Technology to save the planet
• Carbon removal is a necessary technology to reduce climate damage.
• It’s controversial though in terms of its impact and use.
• Oil and gas use is particularly troublesome.
Plants are known for carbon removal, but they can’t work fast enough to compare repair the amount of climate damage for which humans are responsible on a powerfully ongoing basis.
In California, a startup’s open-air warehouse removes carbon dioxide from the atmosphere. Like trees but profitable, 40-foot-tall racks hold hundreds of trays filled with a white powder that becomes crusty as it absorbs carbon dioxide from the sky.
The company behind it, Heirloom Carbon Technologies, calls it the first commercial plant in the United States to use direct air capture. Another plant is operating in Iceland, and some scientists say the technique could be crucial to fighting climate change.
Heirloom will seal the gas it pulls out of the atmosphere permanently in concrete, which means it can’t heat the planet. Where that concrete will go, at present remains unclear .
Because nothing’s worth doing if it isn’t making money, the company is selling carbon removal credits to companies who pay a premium to offset their own emissions. Microsoft is one such company – it’s already signed a deal with Heirloom to remove 315,000 tons of carbon dioxide from the atmosphere.
Heirloom’s first facility in Tracy, San Joaquin, which opens on Thursday, is fairly small. It can absorb a maximum of 1,000 tons of carbon dioxide a year, which is the same as the exhaust of around 200 cars.
California. Feel free to do the math.
Which is just one reason why the company hopes to expand quickly: “We want to get to millions of tons per. Year,” says CEO Shashank Samala.
Once the stuff of sci-fi (and nature as we used to know it), the concept of sucking carbon dioxide from the air is being taken on by big business. Hundreds of startups are emerging. In August, the Biden administration awarded $1.2 billion to help several companies, including Heirloom, build larger direct air capture plants in Texas and Louisiana.
Companies like Airbus and JPMorgan Chase are spending millions of dollars on carbon removal credits in order to fulfil corporate climate pledges. Critics point out that many artificial methods of removing carbon dioxide from the air are wildly expensive, in the range of $600 per ton or higher, and some fear they could distract from efforts to reduce emissions. While there’s a way of dealing with emissions, what need is there to actually tackle emissions, after all?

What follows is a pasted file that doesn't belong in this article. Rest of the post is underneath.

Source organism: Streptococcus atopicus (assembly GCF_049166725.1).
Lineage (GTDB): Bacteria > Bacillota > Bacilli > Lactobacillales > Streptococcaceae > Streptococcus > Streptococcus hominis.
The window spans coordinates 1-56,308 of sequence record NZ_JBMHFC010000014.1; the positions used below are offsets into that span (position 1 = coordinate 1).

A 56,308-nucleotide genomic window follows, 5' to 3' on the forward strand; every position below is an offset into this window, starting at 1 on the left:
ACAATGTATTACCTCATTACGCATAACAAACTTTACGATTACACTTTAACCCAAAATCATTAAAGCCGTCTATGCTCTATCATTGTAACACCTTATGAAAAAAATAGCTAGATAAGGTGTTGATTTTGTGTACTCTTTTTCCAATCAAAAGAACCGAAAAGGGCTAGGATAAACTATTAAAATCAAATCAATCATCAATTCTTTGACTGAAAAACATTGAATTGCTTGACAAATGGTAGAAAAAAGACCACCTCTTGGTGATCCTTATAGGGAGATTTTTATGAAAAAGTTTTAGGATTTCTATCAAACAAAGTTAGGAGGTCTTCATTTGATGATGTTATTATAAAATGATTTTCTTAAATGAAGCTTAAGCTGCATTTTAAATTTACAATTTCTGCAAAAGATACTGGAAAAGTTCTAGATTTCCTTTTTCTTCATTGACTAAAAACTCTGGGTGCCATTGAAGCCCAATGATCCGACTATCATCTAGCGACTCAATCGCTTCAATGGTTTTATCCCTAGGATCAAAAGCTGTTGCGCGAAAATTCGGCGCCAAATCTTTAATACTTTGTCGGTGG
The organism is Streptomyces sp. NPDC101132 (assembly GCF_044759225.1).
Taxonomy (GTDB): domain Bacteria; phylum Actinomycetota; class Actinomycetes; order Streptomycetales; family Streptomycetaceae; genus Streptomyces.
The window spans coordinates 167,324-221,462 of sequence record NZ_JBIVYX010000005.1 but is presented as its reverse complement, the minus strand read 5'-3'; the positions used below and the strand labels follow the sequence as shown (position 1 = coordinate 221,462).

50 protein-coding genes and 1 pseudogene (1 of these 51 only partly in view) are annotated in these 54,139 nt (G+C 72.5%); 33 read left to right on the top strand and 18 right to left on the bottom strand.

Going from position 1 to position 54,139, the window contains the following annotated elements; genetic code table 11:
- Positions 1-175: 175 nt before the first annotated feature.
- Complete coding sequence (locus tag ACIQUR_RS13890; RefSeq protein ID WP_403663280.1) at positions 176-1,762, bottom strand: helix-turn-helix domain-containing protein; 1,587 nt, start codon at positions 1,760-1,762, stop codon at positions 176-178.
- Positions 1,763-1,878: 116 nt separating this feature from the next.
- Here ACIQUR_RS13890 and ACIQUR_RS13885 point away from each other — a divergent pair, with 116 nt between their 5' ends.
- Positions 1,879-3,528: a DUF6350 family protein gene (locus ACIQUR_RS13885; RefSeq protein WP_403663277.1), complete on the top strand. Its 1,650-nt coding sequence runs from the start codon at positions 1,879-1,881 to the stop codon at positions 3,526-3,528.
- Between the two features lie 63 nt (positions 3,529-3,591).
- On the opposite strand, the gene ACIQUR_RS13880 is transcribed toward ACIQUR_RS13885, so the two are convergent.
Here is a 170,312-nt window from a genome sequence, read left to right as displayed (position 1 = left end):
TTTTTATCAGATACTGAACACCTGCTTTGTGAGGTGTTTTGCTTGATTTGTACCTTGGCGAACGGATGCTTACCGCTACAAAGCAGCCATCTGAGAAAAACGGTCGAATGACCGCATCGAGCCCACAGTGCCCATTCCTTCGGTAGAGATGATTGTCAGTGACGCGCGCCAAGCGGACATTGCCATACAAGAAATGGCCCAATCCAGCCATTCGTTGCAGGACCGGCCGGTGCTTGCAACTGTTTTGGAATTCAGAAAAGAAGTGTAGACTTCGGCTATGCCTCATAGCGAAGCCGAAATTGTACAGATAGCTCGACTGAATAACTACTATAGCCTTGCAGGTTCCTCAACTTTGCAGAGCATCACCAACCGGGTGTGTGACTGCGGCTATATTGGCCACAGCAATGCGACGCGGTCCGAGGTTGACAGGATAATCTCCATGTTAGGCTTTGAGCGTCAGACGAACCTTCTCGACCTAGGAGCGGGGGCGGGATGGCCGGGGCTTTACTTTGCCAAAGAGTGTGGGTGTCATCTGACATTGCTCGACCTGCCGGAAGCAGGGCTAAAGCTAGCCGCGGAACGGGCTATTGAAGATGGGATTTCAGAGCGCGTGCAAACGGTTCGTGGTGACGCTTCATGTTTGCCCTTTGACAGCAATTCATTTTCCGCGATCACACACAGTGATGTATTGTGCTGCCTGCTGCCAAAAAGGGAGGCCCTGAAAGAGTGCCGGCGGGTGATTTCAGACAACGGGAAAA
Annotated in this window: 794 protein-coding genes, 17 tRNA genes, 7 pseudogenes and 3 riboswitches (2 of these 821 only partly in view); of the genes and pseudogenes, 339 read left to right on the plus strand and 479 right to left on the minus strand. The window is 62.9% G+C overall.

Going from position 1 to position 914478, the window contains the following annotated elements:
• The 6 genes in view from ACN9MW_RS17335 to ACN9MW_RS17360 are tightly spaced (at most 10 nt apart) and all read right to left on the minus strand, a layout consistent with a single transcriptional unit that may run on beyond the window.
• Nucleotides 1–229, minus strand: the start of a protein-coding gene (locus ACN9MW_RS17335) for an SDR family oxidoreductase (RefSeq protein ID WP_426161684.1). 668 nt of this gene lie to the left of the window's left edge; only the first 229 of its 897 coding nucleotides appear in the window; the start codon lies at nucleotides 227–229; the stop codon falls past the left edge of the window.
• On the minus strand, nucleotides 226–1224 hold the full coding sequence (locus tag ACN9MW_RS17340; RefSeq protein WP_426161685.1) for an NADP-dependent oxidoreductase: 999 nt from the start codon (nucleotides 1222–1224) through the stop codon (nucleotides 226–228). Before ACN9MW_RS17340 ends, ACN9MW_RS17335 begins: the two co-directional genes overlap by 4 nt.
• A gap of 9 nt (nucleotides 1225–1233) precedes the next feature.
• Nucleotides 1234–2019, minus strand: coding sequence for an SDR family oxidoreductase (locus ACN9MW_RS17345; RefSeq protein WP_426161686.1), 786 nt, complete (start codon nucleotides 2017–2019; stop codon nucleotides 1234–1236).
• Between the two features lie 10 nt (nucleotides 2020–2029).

It is an odd phenomenon, almost a “Get out of jail free” card, that lets companies essentially do whatever they wish, so long as they funnel money into a company that promises to absorb their emissions.
On the flipside, some say it’s essential to try. Nations have delayed cutting greenhouse gas emissions for so long, say scientists, that it’s almost impossible to keep global warming levels at a tolerable level unless emissions are cut sharply and also billions of tons of carbon dioxide are removed from the atmosphere. And that all has to happen by 2050.
Admittedly, that’s a task that planting trees can’t manage in time.
“The science is clear: Cutting back carbon emissions through renewable energy alone won’t stop the damage from climate change,” said Energy Secretary Jennifer Granholm, who planned to attend the opening of Heirloom’s facility.
“Direct air capture technology is a game-changing tool that gives us a shot at removing the carbon pollution that has been building in the atmosphere since the Industrial Revolution.”
How does carbon removal work?
The technology Heirloom uses hinges on one simple bit of chemistry: limestone forms when calcium oxide binds with carbon dioxide, a process that takes years in nature. Heirloom speeds it up.
At the California plant, workers heat limestone to 1,650 degrees Fahrenheit in a kiln powered by renewable electricity. Carbon dioxide is released from the limestone and pumped into a storage tank.
What’s left looks like flour, and is calcium oxide, that’s doused in water and spread over large trays, carried by robots onto tower-high racks and exposed to open air. Over three days, the powder absorbs carbon dioxide and turns back into limestone. Then, back to the kiln and the process starts over again.
“That’s the beauty of this, it’s just rocks on trays,” said Samala, who co-founded Heirloom in 2020. The hard part, he added, was years of tweaking variables like particle size, tray spacing and moisture to speed up absorption.